Israel must respond to Iran without undermining its stunning regional coalition

Iran and Israel both have more to lose than gain from all-out war


An anti-missile system in operation after Iran launched missiles against Israel (Times Now)

April 16, 2024 11:05

Sunday’s Iranian attacks on Israel were a total contrast to the regime’s previous extreme caution in responding directly to Israel and risking a confrontation with the United States.

It had been faced with a dilemma after Israel’s assassination of Hasan Mahdavi, the commander of the Islamic Revolutionary Guard Corps (IRGC), in Syria. It could choose a moderate response, which would weaken the perception of Iranian deterrence; or a more extreme response, which could escalate the conflict. The Iranian leadership chose the latter.

It is clear that Iran now wants to respond directly to Israel rather than relying on its proxies. From its perspective, relying on proxies would be a sign of military weakness and risk exposing them – especially Hezbollah – to a potent Israeli response.

In that context, it appears that Sunday was not just about revenge. The Iranian leadership seems to think that without a significant operation, its ability to deter future attacks – either against overseas Iranian interests or against Iran itself – would be severely undermined.

But despite Tehran’s readiness for retaliation and preparations to escalate the conflict, the Iranian leadership is not preparing for a full-scale war. They are still constrained by concerns of a possible entanglement with US forces in the Gulf and a reluctance to sacrifice Hezbollah, Iran’s primary proxy in the Middle East, in a widespread campaign. It seems that after Sunday’s retaliation, the Iranian leadership wants to end the current conflict without being dragged into a direct and prolonged confrontation with Israel.

With Iranian attack carried out, the ball is back in Israel’s court.

Those who know the Middle East well know that Israel’s need to respond to Iran goes much further than last weekend’s attack. While the Islamic Republic may not have been fully appraised of all the details of Hamas’s October 7 attack, the military and financial assistance Iran has provided to Hamas – as well as the support of the Shiite militias, instructed by Iran since the start of the war in Gaza – show Iran’s overall responsibility.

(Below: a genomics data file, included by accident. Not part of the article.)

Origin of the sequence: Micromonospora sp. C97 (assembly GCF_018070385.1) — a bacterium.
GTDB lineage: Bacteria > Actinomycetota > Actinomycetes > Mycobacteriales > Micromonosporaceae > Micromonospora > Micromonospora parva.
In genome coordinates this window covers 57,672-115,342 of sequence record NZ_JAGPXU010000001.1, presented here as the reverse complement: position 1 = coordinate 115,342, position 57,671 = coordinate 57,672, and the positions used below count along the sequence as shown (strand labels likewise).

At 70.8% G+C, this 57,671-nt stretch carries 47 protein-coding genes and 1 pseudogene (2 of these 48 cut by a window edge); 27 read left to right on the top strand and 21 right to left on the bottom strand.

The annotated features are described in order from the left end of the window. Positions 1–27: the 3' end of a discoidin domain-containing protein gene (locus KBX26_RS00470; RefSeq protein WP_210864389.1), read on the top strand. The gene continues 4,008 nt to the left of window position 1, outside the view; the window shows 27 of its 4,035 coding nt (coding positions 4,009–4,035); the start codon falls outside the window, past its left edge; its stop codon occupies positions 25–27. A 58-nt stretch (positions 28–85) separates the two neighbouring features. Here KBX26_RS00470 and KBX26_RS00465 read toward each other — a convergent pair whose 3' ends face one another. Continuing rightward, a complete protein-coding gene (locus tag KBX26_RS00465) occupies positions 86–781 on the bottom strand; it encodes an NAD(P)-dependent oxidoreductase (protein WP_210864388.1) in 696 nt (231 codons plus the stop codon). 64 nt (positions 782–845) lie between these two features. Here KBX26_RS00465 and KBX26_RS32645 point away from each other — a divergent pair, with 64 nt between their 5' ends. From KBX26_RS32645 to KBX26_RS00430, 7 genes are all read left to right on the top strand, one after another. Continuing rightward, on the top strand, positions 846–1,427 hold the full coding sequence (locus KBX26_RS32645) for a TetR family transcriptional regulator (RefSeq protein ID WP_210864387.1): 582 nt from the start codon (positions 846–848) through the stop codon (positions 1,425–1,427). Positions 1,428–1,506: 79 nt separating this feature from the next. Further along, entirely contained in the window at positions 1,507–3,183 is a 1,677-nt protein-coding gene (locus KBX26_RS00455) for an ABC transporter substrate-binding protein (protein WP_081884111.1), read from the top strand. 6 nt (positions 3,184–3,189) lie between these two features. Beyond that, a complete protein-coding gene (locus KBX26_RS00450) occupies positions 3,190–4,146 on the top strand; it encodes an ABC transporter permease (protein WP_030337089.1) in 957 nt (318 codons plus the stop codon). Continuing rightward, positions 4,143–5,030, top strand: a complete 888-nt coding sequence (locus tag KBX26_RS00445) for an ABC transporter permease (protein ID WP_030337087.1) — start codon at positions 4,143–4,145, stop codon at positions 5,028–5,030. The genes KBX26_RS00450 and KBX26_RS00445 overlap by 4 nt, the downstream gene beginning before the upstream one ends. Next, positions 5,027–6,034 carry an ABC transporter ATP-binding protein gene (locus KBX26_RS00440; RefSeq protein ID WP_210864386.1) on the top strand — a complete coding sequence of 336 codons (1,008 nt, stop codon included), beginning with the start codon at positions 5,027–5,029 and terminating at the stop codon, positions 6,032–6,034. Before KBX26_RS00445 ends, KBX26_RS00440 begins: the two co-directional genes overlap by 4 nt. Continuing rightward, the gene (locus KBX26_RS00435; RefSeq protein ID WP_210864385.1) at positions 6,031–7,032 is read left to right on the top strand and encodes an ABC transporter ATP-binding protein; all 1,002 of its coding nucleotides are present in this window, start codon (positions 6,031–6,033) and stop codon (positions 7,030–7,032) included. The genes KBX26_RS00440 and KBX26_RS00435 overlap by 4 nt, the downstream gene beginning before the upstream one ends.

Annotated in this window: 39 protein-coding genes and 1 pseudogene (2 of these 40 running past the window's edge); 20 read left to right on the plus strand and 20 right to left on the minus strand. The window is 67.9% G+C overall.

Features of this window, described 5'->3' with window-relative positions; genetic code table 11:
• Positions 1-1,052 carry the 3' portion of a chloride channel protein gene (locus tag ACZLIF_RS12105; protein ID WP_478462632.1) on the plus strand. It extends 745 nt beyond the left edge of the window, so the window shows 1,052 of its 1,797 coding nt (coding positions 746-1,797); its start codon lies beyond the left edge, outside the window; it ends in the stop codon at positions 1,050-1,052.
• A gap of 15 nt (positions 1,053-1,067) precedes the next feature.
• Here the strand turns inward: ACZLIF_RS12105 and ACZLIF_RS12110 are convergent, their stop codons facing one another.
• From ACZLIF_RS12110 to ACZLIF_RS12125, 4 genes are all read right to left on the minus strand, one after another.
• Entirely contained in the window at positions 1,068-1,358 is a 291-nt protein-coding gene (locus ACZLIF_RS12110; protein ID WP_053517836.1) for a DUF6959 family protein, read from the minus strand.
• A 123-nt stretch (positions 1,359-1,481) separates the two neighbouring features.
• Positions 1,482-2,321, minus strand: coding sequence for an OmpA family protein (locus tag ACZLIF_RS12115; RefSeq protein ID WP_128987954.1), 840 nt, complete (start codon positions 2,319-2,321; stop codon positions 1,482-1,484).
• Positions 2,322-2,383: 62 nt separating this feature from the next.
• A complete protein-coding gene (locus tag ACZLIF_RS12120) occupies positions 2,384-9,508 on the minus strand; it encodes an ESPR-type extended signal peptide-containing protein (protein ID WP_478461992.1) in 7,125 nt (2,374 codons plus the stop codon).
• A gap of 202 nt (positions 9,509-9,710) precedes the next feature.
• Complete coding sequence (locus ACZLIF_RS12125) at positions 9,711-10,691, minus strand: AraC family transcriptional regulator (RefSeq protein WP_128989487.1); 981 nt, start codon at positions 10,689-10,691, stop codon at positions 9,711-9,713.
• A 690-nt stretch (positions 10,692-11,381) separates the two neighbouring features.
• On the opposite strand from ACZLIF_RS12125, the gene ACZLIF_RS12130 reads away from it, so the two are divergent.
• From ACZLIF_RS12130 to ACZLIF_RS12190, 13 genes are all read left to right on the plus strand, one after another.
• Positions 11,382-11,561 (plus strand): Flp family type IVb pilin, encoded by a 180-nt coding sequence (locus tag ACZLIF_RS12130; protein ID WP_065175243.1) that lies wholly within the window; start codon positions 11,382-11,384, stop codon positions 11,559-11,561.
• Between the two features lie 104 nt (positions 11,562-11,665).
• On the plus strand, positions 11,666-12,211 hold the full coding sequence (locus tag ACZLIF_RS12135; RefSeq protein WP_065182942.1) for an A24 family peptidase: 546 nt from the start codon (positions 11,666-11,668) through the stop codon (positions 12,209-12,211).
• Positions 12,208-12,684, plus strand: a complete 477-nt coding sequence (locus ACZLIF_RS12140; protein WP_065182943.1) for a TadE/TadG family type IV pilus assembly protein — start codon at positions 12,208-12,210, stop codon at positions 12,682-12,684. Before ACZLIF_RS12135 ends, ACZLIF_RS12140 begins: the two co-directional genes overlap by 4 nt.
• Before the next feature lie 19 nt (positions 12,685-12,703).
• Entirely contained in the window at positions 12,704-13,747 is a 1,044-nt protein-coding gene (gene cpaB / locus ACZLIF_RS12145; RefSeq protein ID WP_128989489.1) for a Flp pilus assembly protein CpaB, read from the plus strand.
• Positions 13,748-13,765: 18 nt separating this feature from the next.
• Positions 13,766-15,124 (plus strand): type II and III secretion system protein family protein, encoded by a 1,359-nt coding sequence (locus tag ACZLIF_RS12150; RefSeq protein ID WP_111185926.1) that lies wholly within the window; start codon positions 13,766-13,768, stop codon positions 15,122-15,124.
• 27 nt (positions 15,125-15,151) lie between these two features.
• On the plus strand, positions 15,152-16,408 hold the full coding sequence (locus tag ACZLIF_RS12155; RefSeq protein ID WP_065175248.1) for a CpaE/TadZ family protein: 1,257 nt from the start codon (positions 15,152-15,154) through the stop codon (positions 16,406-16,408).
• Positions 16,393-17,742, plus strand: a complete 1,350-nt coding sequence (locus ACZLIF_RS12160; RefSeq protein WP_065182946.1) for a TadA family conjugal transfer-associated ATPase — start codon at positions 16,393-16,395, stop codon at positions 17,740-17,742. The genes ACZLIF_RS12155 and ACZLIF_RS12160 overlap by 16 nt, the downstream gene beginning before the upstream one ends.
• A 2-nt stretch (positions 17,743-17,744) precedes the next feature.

However, an extreme Israeli response such as a direct strike on Iranian soil could lead to a spiralling escalation and perhaps all-out war. While Iran is seeking to avoid an escalation, it would certainly respond to an open attack on its territory or elsewhere in the Middle East.

A disproportionate response to the Iranian attack could undermine Israel’s ability to achieve its primary goals of destroying Hamas and securing the release of the hostages.

Moreover, it would open a Pandora’s box that could draw in Hezbollah into the conflict in the north and force the IDF to shift its focus to Iran’s proxies right across that theatre. This would have dramatic and far-reaching implications for Israel’s defence establishment, its citizens and the economy –  which is gradually recovering from October 7 – as well as international support, which has dramatically diminished since the conflict began. That means considering a response that ends the current exchange without expanding the conflict.

The recent attack has also shown the importance of working within a coalition to counter Iran. If Israel attacks Iran in a way that counters the US administration's position and undermines the willingness of its Arab neighbours, it will become harder to recruit them again to a coalition against Iran.

In avenging the assassination of Mahdavi, Iran showed that the killing was not just another incident in Israel’s campaign against the Islamic Republic’s presence in Syria which it could ignore.

The Iranian leadership has been cautious and not directly involved in Operation Swords of Iron. But its willingness to take a massive risk and attack Israel directly represents a 180-degree shift in policy, and demonstrates that it is reconfiguring its deterrence strategy against Israel.

Despite all this, it is doubtful that Tehran wants to expand the conflict and engage in an all-out war. So the future direction of the conflict hinges on Israel’s response to Iran. A forceful Israeli response increases the chances of severe escalation between Israel, Iran, and Hezbollah, making it highly challenging for Israel to achieve its military goals against Hamas in the Gaza Strip.

Danny Citrinowicz is a Research Fellow in the Iran Program at the Institute for National Security Studies in Israel. He was head of the Iran branch in the Research and Analysis Division of the Israel Defence Intelligence (IDI).

April 16, 2024 11:05

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